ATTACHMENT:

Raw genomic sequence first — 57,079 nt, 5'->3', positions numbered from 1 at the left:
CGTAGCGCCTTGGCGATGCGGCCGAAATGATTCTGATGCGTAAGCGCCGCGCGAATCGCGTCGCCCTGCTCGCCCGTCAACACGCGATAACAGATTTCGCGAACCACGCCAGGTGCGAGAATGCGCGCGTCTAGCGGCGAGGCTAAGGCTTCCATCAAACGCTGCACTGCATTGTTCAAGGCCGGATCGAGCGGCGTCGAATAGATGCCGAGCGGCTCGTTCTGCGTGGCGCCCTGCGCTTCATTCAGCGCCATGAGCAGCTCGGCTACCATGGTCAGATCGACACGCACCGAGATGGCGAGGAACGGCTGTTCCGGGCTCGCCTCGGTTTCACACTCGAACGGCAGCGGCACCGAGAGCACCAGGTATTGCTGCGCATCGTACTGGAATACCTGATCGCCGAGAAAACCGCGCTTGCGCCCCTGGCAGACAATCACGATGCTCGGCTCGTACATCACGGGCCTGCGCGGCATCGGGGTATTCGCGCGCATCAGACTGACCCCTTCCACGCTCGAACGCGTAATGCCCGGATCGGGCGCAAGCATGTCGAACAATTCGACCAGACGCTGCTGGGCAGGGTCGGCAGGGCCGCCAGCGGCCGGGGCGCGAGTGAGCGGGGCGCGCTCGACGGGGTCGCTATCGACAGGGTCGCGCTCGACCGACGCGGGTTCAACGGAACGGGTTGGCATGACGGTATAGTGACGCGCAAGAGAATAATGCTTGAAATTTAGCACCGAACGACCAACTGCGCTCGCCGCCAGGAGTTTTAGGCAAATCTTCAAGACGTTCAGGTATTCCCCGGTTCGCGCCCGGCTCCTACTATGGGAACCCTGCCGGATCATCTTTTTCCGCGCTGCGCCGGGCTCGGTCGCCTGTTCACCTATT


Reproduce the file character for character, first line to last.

Raw genomic sequence first — 57,079 nt, 5'->3', positions numbered from 1 at the left:
CGTAGCGCCTTGGCGATGCGGCCGAAATGATTCTGATGCGTAAGCGCCGCGCGAATCGCGTCGCCCTGCTCGCCCGTCAACACGCGATAACAGATTTCGCGAACCACGCCAGGTGCGAGAATGCGCGCGTCTAGCGGCGAGGCTAAGGCTTCCATCAAACGCTGCACTGCATTGTTCAAGGCCGGATCGAGCGGCGTCGAATAGATGCCGAGCGGCTCGTTCTGCGTGGCGCCCTGCGCTTCATTCAGCGCCATGAGCAGCTCGGCTACCATGGTCAGATCGACACGCACCGAGATGGCGAGGAACGGCTGTTCCGGGCTCGCCTCGGTTTCACACTCGAACGGCAGCGGCACCGAGAGCACCAGGTATTGCTGCGCATCGTACTGGAATACCTGATCGCCGAGAAAACCGCGCTTGCGCCCCTGGCAGACAATCACGATGCTCGGCTCGTACATCACGGGCCTGCGCGGCATCGGGGTATTCGCGCGCATCAGACTGACCCCTTCCACGCTCGAACGCGTAATGCCCGGATCGGGCGCAAGCATGTCGAACAATTCGACCAGACGCTGCTGGGCAGGGTCGGCAGGGCCGCCAGCGGCCGGGGCGCGAGTGAGCGGGGCGCGCTCGACGGGGTCGCTATCGACAGGGTCGCGCTCGACCGACGCGGGTTCAACGGAACGGGTTGGCATGACGGTATAGTGACGCGCAAGAGAATAATGCTTGAAATTTAGCACCGAACGACCAACTGCGCTCGCCGCCAGGAGTTTTAGGCAAATCTTCAAGACGTTCAGGTATTCCCCGGTTCGCGCCCGGCTCCTACTATGGGAACCCTGCCGGATCATCTTTTTCCGCGCTGCGCCGGGCTCGGTCGCCTGTTCACCTATT